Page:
Another reason why Vite is so fast is because it uses esbuild for pre-bundling dependencies during the development. esbuild is an extremely fast JavaScript bundler written in the Go language. Below, you can see the comparison of how esbuild fairs against other bundlers, such as webpack, Rollup and Parcel which were written using JavaScript.

Bundlers Comparison shows esbuild takes .37s; rollup + tercer, 37.79;  Parcel 2 39.28s; webpack 4, 43.07s; webpack 5, 55.25s.

As the benchmark shows, the difference is substantial. Now, let’s have a look at how Vite differs from webpack.

Vite vs. webpack

webpack is one the most commonly used bundlers for web projects, but it’s much slower than Vite. The use of native ES modules gives Vite a significant speed advantage over webpack, which handles the code and bundling dependencies differently. webpack bundles all files in the project before the development server is ready.

Bundle-based dev server diagram shows Entry  data-sf-ec-immutable=multiple routes > multiple modules, then all that going to a bundle, going to server-ready" title="Bundle-based dev server">

That’s one of the most important reasons why webpack is much slower, especially in larger projects. As a project grows, so does the amount of code that needs to be processed, so the compilation process with webpack only gets longer and longer. Similarly, during hot module replacement when code is updated, webpack needs to do more processing to update the bundle and serve the latest code during the development. This isn’t the case for Vite due to the use of native ES modules. The graph below shows how Vite processes files.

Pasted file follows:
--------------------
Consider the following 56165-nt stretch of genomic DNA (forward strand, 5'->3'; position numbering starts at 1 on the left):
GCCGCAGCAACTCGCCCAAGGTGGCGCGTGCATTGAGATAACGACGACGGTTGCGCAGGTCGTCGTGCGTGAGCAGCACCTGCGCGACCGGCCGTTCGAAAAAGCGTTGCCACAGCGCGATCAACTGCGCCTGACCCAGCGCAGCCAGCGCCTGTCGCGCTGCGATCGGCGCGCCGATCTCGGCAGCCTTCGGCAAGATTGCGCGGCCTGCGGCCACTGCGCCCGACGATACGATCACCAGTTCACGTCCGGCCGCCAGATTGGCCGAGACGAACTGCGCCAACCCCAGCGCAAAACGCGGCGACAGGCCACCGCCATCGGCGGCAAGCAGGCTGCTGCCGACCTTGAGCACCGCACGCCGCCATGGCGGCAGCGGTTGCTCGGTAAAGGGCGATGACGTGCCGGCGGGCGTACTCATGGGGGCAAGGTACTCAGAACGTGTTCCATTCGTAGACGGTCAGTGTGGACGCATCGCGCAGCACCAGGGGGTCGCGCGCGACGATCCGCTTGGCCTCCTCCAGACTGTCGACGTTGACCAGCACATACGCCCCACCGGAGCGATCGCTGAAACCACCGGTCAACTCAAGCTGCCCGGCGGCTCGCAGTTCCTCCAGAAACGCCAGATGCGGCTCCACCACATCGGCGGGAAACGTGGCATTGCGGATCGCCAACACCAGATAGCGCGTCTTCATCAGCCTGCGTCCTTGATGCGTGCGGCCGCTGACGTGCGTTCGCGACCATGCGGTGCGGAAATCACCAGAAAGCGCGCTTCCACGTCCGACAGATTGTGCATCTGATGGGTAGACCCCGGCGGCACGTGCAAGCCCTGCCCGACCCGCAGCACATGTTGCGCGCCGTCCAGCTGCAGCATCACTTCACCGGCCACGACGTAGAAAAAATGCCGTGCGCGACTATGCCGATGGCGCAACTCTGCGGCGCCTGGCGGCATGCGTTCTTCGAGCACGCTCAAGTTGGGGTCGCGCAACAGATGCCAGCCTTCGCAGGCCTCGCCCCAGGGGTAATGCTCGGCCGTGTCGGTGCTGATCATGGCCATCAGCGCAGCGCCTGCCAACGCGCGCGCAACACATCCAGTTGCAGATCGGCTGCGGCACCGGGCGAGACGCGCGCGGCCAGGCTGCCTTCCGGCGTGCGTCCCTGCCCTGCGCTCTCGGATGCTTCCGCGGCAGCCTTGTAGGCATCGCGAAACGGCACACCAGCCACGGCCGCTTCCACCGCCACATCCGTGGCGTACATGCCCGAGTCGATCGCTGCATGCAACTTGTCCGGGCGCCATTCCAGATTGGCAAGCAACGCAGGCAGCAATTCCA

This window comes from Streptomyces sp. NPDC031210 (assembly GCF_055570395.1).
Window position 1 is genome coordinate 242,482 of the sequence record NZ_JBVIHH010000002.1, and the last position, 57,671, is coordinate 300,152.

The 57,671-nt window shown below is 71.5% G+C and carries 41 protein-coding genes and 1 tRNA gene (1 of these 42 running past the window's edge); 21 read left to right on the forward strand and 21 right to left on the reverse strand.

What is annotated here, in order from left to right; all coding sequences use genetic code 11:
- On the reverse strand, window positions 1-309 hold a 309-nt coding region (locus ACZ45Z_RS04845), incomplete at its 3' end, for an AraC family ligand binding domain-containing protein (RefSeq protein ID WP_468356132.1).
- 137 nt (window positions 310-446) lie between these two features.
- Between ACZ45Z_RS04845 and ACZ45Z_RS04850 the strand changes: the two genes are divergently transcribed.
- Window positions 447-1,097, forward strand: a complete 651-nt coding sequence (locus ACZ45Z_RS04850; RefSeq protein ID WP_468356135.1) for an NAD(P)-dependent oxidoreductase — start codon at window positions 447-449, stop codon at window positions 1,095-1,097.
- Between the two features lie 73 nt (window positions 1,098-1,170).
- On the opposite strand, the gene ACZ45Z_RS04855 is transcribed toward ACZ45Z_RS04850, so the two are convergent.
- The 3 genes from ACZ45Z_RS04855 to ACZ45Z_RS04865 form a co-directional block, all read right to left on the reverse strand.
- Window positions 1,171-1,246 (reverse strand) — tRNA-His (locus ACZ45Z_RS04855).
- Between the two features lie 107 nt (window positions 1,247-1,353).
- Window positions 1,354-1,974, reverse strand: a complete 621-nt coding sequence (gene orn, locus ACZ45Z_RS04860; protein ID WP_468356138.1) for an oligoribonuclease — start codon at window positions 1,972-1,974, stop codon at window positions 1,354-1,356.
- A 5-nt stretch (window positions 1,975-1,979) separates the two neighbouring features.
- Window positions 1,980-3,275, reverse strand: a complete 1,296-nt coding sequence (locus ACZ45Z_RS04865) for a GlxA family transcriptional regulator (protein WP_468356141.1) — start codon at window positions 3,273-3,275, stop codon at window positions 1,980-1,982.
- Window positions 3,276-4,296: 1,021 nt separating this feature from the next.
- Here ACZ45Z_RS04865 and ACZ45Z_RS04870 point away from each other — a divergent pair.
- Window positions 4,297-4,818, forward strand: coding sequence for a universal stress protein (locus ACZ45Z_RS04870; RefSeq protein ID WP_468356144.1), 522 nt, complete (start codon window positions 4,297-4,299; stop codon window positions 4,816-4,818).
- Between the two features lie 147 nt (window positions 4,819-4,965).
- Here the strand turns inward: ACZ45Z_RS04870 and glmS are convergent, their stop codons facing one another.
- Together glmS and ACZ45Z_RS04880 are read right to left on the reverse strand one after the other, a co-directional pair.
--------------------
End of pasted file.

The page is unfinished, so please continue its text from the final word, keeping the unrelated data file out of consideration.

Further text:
Native ESM based dev server diagram shows server ready  data-sf-ec-immutable=http request > entry > dynamic import (code split point) > multiple routes > multiple modules" title="Native ESM based dev server">

If we have an application with a few pages like home, about, contact, etc., and we visit the home page, we really only need the code for the home page and that’s what we get with Vite. webpack would process code for all the pages and only then serve the code for the home page.

Now, let’s have a look at how we can scaffold a React project with Vite.

Scaffolding a React Project With Vite

Vite can be used to scaffold projects for multiple frameworks, such as React, Vue, Svelte, etc. For this example, let’s create a React application. Run one of the commands below in your terminal.

# npm 6.x
npm init vite@latest my-vite-react-app --template react

# npm 7+, extra double-dash is needed:
npm init vite@latest my-vite-react-app -- --template react

# yarn
yarn create vite my-vite-react-app --template react

# pnpm
pnpm create vite my-vite-react-app -- --template react

After the project is scaffolded, cd into it, install all dependencies and start the development server.

$ cd my-vite-react-app
$ npm install // or yarn
$ npm run dev // or yarn dev

By default, the dev server starts on port 3000, so head to http://localhost:3000 in your browser. You should see something like:

Vite React